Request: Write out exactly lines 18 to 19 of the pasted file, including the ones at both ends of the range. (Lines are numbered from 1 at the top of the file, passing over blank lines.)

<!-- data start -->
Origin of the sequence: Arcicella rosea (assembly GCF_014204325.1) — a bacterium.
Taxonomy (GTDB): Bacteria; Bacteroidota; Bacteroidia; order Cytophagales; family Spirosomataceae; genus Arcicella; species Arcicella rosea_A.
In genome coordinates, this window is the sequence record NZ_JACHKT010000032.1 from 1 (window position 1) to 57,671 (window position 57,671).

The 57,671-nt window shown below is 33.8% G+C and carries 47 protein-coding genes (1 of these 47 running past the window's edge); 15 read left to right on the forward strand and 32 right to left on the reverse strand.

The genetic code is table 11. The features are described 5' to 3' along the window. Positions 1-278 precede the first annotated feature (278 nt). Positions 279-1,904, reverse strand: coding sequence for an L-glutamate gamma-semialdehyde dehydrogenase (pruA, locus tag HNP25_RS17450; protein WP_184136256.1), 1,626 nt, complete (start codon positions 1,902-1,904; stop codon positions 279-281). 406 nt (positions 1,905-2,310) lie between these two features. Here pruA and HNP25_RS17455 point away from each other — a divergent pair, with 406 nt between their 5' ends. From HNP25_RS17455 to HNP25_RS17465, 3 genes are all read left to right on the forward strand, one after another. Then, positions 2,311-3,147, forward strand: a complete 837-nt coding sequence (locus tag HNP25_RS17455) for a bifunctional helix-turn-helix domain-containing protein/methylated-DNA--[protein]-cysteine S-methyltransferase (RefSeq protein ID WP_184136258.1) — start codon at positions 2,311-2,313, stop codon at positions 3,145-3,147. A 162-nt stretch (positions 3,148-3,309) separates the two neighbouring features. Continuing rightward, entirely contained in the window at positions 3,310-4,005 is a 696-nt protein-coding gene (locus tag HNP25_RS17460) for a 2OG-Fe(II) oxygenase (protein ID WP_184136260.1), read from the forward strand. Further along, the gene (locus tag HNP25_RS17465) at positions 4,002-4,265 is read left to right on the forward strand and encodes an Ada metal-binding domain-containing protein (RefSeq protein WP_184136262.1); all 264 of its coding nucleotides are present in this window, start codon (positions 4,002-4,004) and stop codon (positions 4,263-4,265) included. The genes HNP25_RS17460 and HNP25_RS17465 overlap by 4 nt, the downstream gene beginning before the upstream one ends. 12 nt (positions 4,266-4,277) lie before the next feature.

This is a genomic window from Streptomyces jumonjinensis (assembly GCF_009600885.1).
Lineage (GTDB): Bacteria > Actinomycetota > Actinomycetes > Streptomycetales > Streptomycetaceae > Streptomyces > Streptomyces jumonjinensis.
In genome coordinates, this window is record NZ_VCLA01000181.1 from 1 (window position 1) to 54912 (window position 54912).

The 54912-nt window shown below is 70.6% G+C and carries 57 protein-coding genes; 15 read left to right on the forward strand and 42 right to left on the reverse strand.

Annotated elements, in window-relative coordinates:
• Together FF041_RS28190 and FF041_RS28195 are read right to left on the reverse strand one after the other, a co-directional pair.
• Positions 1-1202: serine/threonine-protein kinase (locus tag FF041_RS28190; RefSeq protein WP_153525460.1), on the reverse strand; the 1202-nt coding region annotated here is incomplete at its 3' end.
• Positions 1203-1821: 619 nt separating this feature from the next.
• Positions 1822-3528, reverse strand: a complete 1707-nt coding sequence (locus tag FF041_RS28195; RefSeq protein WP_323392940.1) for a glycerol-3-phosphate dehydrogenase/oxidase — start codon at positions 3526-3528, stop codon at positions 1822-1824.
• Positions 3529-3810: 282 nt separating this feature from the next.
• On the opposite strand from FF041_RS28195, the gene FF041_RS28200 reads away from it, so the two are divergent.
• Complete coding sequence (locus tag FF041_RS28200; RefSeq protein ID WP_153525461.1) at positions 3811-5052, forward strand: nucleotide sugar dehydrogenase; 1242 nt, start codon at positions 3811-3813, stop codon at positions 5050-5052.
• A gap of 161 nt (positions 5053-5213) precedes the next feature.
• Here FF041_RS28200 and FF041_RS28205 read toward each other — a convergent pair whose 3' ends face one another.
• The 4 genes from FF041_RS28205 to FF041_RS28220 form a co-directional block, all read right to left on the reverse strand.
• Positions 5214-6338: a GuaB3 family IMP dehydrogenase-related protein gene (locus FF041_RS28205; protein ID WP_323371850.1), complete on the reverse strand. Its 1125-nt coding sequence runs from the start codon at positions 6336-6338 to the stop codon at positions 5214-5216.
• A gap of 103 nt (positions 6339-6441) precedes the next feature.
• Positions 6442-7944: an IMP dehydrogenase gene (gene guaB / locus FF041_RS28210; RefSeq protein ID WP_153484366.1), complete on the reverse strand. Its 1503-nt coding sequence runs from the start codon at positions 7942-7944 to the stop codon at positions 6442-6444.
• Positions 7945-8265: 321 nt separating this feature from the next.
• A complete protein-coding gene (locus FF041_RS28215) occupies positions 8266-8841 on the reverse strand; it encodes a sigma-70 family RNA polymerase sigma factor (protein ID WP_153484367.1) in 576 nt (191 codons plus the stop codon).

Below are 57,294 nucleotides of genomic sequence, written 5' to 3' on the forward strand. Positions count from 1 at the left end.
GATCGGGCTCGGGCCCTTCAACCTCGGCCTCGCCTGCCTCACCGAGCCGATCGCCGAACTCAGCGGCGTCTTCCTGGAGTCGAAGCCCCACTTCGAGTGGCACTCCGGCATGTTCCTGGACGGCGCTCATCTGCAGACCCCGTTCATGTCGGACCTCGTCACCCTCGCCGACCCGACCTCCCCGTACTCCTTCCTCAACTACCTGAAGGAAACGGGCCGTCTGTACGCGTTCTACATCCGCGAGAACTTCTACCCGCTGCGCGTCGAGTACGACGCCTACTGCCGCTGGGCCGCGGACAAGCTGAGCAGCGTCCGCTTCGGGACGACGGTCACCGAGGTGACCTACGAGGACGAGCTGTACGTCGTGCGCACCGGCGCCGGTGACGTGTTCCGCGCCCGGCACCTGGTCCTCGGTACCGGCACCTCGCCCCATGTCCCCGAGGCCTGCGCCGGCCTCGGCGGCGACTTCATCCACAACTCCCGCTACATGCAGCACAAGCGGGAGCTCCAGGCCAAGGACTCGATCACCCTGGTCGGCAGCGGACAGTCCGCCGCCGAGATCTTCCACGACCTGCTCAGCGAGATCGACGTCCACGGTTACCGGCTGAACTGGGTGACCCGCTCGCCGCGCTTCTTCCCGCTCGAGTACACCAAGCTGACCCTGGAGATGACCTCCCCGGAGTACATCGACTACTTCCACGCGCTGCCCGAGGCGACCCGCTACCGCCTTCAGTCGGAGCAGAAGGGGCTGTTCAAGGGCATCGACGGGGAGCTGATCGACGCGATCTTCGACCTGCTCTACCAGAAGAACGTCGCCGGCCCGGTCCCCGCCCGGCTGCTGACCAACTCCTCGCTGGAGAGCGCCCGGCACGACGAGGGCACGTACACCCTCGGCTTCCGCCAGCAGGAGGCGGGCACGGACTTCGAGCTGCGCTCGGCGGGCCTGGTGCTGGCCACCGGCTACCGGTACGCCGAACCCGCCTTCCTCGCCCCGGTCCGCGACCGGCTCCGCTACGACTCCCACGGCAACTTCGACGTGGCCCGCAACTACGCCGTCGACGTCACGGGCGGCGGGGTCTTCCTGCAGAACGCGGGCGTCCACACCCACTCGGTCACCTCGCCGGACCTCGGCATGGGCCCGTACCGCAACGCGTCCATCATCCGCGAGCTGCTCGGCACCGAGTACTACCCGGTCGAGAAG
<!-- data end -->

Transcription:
• A gap of 161 nt (positions 5053-5213) precedes the next feature.
• Here FF041_RS28200 and FF041_RS28205 read toward each other — a convergent pair whose 3' ends face one another.